Ever since the introduction of cars within the United States, auto mechanics have been employed as a means to care for the vehicles. The majority of Americans require cars for their daily life and, therefore, auto mechanics are a required asset for the country. For the majority of auto mechanics, working with vehicles is a part of their life and their passion.
For several decades, numerous mechanics for automobiles have been exposed to toxic asbestos fibers which were present in the clutches and brakes of the vehicles. Regardless of the fact that asbestos is not currently used in the manufacturing of clutches and brakes in the United States, auto mechanics may still find themselves exposed to the substance during their work with older vehicles or their work with auto parts that may have been manufactured in another country where asbestos is still permitted. One of the reasons that exposure to asbestos is so likely among auto repair personnel is that they rarely work in well ventilated areas. Because of this, it is likely that they will inhale large amounts of concentrated asbestos fibers which could be incredibly detrimental to their health.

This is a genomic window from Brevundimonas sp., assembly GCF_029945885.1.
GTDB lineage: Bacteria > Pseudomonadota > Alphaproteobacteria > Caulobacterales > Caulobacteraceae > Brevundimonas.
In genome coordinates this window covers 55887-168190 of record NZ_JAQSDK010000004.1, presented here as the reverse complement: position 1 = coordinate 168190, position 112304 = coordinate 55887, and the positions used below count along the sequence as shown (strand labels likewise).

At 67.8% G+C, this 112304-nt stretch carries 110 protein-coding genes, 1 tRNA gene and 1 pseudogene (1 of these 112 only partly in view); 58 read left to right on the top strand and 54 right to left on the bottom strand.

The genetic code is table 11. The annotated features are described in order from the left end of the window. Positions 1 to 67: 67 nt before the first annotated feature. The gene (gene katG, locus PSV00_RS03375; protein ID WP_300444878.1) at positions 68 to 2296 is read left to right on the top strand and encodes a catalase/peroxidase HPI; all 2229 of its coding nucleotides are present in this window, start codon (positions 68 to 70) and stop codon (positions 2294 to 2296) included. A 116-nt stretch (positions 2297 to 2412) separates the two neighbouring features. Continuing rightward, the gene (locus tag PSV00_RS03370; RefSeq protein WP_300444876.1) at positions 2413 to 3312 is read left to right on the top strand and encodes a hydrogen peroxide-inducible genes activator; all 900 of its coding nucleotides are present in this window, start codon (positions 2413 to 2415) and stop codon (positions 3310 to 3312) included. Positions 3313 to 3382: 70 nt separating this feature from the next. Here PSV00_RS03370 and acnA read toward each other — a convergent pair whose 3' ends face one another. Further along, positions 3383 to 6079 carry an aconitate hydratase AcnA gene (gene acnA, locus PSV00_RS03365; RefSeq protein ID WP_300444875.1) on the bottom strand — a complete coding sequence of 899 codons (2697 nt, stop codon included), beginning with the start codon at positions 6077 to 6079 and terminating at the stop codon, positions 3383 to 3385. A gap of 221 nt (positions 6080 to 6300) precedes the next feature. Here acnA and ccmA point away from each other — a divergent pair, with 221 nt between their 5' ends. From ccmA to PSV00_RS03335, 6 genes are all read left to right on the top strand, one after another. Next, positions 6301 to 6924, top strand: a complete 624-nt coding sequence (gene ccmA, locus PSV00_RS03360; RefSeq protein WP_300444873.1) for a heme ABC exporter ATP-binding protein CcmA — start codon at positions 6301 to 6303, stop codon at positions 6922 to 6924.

Asbestos and Auto Mechanics
Although the wearing of protective gear may help in the control of asbestos exposure, auto mechanics have spent decades working on vehicles without being aware of the dangers that are linked with asbestos inhalation. Therefore, numerous individuals have worked with the material without using any form of protection whatsoever. And, because of its high-quality insulating properties, asbestos was very widely used.
Those auto mechanics who have worked for large manufacturers or automobiles and auto parts have also been subject to cover-ups in regard to that dangerous material. Records have shown that managers and owners of companies have known for years of the dangers associated with asbestos but concealed these facts from the employees and neglected to provide them with protective gear. Several decades have passed and these individuals have begun to be diagnosed with serious conditions related to asbestos exposure, such as mesothelioma. The U.S. Environmental Protection Agency offers individuals the opportunity to learn more about asbestos as well as its hazardous effects on the health of the body. The Agency also provides information regarding protection against asbestos and how to seek treatment and advice if you believe that you have been subjected to asbestos exposure and/or might be experiencing symptoms of diseases related to the material.